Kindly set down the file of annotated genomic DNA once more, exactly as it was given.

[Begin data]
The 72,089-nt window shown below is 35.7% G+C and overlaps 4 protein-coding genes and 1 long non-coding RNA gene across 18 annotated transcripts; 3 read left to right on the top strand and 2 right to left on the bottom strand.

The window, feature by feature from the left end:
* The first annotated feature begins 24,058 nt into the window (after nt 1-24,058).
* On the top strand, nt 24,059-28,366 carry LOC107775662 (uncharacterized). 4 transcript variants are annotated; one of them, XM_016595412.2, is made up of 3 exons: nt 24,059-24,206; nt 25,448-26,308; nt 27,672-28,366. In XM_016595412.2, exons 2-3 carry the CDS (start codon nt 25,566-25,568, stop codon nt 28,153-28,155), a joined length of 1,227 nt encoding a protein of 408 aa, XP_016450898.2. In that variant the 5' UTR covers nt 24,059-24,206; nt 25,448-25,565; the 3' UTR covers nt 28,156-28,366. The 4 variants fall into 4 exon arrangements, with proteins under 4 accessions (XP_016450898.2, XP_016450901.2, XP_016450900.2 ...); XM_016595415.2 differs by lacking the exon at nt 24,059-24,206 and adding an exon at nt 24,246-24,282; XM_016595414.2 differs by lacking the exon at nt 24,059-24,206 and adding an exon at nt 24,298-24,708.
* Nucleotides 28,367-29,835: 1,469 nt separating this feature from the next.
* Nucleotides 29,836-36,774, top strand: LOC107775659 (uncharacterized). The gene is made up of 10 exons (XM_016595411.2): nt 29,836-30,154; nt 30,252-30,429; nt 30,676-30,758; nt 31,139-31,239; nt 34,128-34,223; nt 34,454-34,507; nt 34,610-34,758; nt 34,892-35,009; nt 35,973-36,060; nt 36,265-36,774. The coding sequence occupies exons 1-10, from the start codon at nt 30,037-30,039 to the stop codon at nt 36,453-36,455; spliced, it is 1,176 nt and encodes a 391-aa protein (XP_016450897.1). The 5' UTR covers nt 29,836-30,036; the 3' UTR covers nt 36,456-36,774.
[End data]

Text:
The 72,089-nt window shown below is 35.7% G+C and overlaps 4 protein-coding genes and 1 long non-coding RNA gene across 18 annotated transcripts; 3 read left to right on the top strand and 2 right to left on the bottom strand.

The window, feature by feature from the left end:
* The first annotated feature begins 24,058 nt into the window (after nt 1-24,058).
* On the top strand, nt 24,059-28,366 carry LOC107775662 (uncharacterized). 4 transcript variants are annotated; one of them, XM_016595412.2, is made up of 3 exons: nt 24,059-24,206; nt 25,448-26,308; nt 27,672-28,366. In XM_016595412.2, exons 2-3 carry the CDS (start codon nt 25,566-25,568, stop codon nt 28,153-28,155), a joined length of 1,227 nt encoding a protein of 408 aa, XP_016450898.2. In that variant the 5' UTR covers nt 24,059-24,206; nt 25,448-25,565; the 3' UTR covers nt 28,156-28,366. The 4 variants fall into 4 exon arrangements, with proteins under 4 accessions (XP_016450898.2, XP_016450901.2, XP_016450900.2 ...); XM_016595415.2 differs by lacking the exon at nt 24,059-24,206 and adding an exon at nt 24,246-24,282; XM_016595414.2 differs by lacking the exon at nt 24,059-24,206 and adding an exon at nt 24,298-24,708.
* Nucleotides 28,367-29,835: 1,469 nt separating this feature from the next.
* Nucleotides 29,836-36,774, top strand: LOC107775659 (uncharacterized). The gene is made up of 10 exons (XM_016595411.2): nt 29,836-30,154; nt 30,252-30,429; nt 30,676-30,758; nt 31,139-31,239; nt 34,128-34,223; nt 34,454-34,507; nt 34,610-34,758; nt 34,892-35,009; nt 35,973-36,060; nt 36,265-36,774. The coding sequence occupies exons 1-10, from the start codon at nt 30,037-30,039 to the stop codon at nt 36,453-36,455; spliced, it is 1,176 nt and encodes a 391-aa protein (XP_016450897.1). The 5' UTR covers nt 29,836-30,036; the 3' UTR covers nt 36,456-36,774.